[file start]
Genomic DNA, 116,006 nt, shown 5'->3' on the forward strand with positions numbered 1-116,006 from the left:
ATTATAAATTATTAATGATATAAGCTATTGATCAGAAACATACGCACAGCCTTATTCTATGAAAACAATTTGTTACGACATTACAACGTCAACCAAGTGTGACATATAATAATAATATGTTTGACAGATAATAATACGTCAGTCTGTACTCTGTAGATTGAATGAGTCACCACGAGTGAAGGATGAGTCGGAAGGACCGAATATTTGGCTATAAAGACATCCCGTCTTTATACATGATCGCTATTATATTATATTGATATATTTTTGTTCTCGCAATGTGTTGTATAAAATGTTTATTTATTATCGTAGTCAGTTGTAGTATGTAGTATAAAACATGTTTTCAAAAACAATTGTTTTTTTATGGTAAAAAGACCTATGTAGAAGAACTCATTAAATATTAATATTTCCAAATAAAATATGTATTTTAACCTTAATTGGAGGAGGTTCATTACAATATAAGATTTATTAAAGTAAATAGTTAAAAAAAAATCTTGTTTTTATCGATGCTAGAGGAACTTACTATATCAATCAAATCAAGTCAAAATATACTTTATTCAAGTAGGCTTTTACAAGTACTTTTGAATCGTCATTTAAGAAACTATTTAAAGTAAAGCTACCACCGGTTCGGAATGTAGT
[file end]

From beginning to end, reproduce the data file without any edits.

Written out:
Genomic DNA, 116,006 nt, shown 5'->3' on the forward strand with positions numbered 1-116,006 from the left:
ATTATAAATTATTAATGATATAAGCTATTGATCAGAAACATACGCACAGCCTTATTCTATGAAAACAATTTGTTACGACATTACAACGTCAACCAAGTGTGACATATAATAATAATATGTTTGACAGATAATAATACGTCAGTCTGTACTCTGTAGATTGAATGAGTCACCACGAGTGAAGGATGAGTCGGAAGGACCGAATATTTGGCTATAAAGACATCCCGTCTTTATACATGATCGCTATTATATTATATTGATATATTTTTGTTCTCGCAATGTGTTGTATAAAATGTTTATTTATTATCGTAGTCAGTTGTAGTATGTAGTATAAAACATGTTTTCAAAAACAATTGTTTTTTTATGGTAAAAAGACCTATGTAGAAGAACTCATTAAATATTAATATTTCCAAATAAAATATGTATTTTAACCTTAATTGGAGGAGGTTCATTACAATATAAGATTTATTAAAGTAAATAGTTAAAAAAAAATCTTGTTTTTATCGATGCTAGAGGAACTTACTATATCAATCAAATCAAGTCAAAATATACTTTATTCAAGTAGGCTTTTACAAGTACTTTTGAATCGTCATTTAAGAAACTATTTAAAGTAAAGCTACCACCGGTTCGGAATGTAGT